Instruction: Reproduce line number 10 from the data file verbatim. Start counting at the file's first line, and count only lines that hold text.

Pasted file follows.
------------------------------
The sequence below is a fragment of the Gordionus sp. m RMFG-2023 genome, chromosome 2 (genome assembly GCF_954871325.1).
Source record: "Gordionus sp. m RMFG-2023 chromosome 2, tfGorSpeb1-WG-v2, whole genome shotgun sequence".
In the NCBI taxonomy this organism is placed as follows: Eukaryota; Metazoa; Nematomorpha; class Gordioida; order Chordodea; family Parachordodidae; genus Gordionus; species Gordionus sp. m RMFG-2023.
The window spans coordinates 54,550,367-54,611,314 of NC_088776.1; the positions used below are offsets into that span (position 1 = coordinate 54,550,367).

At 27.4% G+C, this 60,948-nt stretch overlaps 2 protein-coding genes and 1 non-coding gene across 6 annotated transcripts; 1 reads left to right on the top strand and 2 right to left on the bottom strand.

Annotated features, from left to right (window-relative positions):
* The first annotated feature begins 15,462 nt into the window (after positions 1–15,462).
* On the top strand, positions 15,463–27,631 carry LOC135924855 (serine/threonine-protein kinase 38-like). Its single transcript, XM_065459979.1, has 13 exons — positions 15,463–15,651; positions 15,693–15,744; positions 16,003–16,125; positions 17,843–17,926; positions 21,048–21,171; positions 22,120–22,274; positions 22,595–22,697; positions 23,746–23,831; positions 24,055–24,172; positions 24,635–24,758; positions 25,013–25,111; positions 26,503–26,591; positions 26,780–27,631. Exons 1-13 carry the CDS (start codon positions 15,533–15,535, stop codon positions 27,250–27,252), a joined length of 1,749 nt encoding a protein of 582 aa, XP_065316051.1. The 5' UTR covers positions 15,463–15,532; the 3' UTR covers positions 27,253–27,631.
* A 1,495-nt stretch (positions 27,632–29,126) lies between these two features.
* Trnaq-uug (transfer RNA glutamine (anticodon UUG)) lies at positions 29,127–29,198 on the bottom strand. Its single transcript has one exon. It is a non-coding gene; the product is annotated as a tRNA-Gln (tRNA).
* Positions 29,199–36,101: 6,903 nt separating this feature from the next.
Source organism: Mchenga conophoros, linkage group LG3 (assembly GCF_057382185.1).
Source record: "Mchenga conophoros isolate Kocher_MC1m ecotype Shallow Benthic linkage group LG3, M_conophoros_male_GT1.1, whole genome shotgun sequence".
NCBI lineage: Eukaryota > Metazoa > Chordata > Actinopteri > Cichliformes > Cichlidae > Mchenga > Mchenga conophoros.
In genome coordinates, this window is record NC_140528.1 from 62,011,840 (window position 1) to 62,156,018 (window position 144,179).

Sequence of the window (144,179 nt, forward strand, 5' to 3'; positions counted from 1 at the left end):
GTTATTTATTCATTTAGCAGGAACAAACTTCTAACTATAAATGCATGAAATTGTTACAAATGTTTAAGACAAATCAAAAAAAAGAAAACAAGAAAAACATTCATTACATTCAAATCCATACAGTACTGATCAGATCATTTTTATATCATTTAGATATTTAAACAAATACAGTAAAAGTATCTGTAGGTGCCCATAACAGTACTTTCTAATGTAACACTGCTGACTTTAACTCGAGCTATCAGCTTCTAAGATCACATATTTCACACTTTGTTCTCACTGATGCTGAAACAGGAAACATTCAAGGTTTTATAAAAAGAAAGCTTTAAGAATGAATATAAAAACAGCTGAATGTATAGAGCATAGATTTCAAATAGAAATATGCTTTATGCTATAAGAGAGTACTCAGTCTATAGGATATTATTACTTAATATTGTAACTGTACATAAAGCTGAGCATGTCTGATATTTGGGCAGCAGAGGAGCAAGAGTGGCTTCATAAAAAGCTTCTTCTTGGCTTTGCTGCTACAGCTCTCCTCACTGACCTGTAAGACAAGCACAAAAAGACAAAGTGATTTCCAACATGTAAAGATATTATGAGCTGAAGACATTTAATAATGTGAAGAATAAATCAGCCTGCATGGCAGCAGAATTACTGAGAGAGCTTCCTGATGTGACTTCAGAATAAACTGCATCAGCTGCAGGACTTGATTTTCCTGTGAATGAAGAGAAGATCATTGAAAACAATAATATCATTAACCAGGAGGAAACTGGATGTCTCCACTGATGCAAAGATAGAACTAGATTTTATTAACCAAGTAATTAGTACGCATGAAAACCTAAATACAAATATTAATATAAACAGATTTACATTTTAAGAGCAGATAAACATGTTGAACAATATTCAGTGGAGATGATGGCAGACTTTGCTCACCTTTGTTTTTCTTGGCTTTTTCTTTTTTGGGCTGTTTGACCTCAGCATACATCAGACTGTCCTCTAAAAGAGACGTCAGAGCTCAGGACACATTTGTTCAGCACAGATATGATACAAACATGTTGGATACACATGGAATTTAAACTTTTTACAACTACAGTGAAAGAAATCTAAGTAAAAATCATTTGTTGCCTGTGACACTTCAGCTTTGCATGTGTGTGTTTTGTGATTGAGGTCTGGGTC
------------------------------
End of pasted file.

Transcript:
* Trnaq-uug (transfer RNA glutamine (anticodon UUG)) lies at positions 29,127–29,198 on the bottom strand. Its single transcript has one exon. It is a non-coding gene; the product is annotated as a tRNA-Gln (tRNA).